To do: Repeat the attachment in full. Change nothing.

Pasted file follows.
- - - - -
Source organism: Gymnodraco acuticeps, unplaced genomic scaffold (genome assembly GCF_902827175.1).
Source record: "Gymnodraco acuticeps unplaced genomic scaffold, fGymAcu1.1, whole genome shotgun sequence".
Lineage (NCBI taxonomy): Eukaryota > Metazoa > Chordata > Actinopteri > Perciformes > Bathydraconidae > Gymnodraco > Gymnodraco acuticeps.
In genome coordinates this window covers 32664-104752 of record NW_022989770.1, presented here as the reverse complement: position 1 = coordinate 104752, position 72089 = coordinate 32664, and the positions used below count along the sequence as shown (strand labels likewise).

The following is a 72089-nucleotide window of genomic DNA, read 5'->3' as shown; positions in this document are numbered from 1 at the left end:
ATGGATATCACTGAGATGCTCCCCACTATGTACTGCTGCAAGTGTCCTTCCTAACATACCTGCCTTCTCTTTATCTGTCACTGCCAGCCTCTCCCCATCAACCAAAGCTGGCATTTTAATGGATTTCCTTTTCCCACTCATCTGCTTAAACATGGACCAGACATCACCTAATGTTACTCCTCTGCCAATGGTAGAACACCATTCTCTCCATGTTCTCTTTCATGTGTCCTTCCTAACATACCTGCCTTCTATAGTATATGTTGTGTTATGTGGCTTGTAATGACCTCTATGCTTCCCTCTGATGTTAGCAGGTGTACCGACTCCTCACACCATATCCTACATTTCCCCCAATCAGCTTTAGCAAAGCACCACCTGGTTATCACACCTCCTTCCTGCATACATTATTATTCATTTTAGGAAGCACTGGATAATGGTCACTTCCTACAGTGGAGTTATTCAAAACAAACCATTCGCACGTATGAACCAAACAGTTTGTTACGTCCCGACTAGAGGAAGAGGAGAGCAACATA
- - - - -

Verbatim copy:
Source organism: Gymnodraco acuticeps, unplaced genomic scaffold (genome assembly GCF_902827175.1).
Source record: "Gymnodraco acuticeps unplaced genomic scaffold, fGymAcu1.1, whole genome shotgun sequence".
Lineage (NCBI taxonomy): Eukaryota > Metazoa > Chordata > Actinopteri > Perciformes > Bathydraconidae > Gymnodraco > Gymnodraco acuticeps.
In genome coordinates this window covers 32664-104752 of record NW_022989770.1, presented here as the reverse complement: position 1 = coordinate 104752, position 72089 = coordinate 32664, and the positions used below count along the sequence as shown (strand labels likewise).

The following is a 72089-nucleotide window of genomic DNA, read 5'->3' as shown; positions in this document are numbered from 1 at the left end:
ATGGATATCACTGAGATGCTCCCCACTATGTACTGCTGCAAGTGTCCTTCCTAACATACCTGCCTTCTCTTTATCTGTCACTGCCAGCCTCTCCCCATCAACCAAAGCTGGCATTTTAATGGATTTCCTTTTCCCACTCATCTGCTTAAACATGGACCAGACATCACCTAATGTTACTCCTCTGCCAATGGTAGAACACCATTCTCTCCATGTTCTCTTTCATGTGTCCTTCCTAACATACCTGCCTTCTATAGTATATGTTGTGTTATGTGGCTTGTAATGACCTCTATGCTTCCCTCTGATGTTAGCAGGTGTACCGACTCCTCACACCATATCCTACATTTCCCCCAATCAGCTTTAGCAAAGCACCACCTGGTTATCACACCTCCTTCCTGCATACATTATTATTCATTTTAGGAAGCACTGGATAATGGTCACTTCCTACAGTGGAGTTATTCAAAACAAACCATTCGCACGTATGAACCAAACAGTTTGTTACGTCCCGACTAGAGGAAGAGGAGAGCAACATA